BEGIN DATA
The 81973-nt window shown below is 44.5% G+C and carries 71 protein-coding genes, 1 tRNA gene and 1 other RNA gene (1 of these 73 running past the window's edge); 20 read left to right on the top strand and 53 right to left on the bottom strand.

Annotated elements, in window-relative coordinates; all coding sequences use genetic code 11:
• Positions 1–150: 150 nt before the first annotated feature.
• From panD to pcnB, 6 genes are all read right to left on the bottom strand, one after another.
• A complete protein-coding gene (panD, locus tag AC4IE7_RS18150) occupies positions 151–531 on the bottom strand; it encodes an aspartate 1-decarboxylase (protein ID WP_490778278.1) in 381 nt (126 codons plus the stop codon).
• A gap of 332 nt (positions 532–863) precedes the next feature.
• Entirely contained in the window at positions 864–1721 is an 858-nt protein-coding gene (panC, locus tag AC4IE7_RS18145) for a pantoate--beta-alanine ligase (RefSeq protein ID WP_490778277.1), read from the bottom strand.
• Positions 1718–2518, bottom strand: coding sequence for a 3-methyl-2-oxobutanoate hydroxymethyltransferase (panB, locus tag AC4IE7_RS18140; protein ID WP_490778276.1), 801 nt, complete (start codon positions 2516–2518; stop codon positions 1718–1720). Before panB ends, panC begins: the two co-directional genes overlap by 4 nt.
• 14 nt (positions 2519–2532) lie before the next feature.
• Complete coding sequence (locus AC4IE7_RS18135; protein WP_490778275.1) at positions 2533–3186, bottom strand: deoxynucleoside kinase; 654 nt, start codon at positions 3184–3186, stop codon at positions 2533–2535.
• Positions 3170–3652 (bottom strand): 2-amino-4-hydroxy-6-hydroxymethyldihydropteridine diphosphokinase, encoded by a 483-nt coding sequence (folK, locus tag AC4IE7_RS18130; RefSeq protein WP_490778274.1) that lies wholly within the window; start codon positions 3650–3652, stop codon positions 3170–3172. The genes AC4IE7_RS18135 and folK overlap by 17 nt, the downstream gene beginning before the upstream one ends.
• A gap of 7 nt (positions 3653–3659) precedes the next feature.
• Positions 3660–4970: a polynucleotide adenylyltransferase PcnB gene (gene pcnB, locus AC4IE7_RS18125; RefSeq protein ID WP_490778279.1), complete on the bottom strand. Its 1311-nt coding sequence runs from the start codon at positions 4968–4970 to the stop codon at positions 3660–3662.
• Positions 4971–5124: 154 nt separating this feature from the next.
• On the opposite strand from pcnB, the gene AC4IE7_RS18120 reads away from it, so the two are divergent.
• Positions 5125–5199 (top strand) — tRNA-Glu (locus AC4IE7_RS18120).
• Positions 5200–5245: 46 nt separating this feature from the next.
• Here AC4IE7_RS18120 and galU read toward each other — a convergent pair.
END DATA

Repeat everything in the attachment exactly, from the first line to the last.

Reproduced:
The 81973-nt window shown below is 44.5% G+C and carries 71 protein-coding genes, 1 tRNA gene and 1 other RNA gene (1 of these 73 running past the window's edge); 20 read left to right on the top strand and 53 right to left on the bottom strand.

Annotated elements, in window-relative coordinates; all coding sequences use genetic code 11:
• Positions 1–150: 150 nt before the first annotated feature.
• From panD to pcnB, 6 genes are all read right to left on the bottom strand, one after another.
• A complete protein-coding gene (panD, locus tag AC4IE7_RS18150) occupies positions 151–531 on the bottom strand; it encodes an aspartate 1-decarboxylase (protein ID WP_490778278.1) in 381 nt (126 codons plus the stop codon).
• A gap of 332 nt (positions 532–863) precedes the next feature.
• Entirely contained in the window at positions 864–1721 is an 858-nt protein-coding gene (panC, locus tag AC4IE7_RS18145) for a pantoate--beta-alanine ligase (RefSeq protein ID WP_490778277.1), read from the bottom strand.
• Positions 1718–2518, bottom strand: coding sequence for a 3-methyl-2-oxobutanoate hydroxymethyltransferase (panB, locus tag AC4IE7_RS18140; protein ID WP_490778276.1), 801 nt, complete (start codon positions 2516–2518; stop codon positions 1718–1720). Before panB ends, panC begins: the two co-directional genes overlap by 4 nt.
• 14 nt (positions 2519–2532) lie before the next feature.
• Complete coding sequence (locus AC4IE7_RS18135; protein WP_490778275.1) at positions 2533–3186, bottom strand: deoxynucleoside kinase; 654 nt, start codon at positions 3184–3186, stop codon at positions 2533–2535.
• Positions 3170–3652 (bottom strand): 2-amino-4-hydroxy-6-hydroxymethyldihydropteridine diphosphokinase, encoded by a 483-nt coding sequence (folK, locus tag AC4IE7_RS18130; RefSeq protein WP_490778274.1) that lies wholly within the window; start codon positions 3650–3652, stop codon positions 3170–3172. The genes AC4IE7_RS18135 and folK overlap by 17 nt, the downstream gene beginning before the upstream one ends.
• A gap of 7 nt (positions 3653–3659) precedes the next feature.
• Positions 3660–4970: a polynucleotide adenylyltransferase PcnB gene (gene pcnB, locus AC4IE7_RS18125; RefSeq protein ID WP_490778279.1), complete on the bottom strand. Its 1311-nt coding sequence runs from the start codon at positions 4968–4970 to the stop codon at positions 3660–3662.
• Positions 4971–5124: 154 nt separating this feature from the next.
• On the opposite strand from pcnB, the gene AC4IE7_RS18120 reads away from it, so the two are divergent.
• Positions 5125–5199 (top strand) — tRNA-Glu (locus AC4IE7_RS18120).
• Positions 5200–5245: 46 nt separating this feature from the next.
• Here AC4IE7_RS18120 and galU read toward each other — a convergent pair.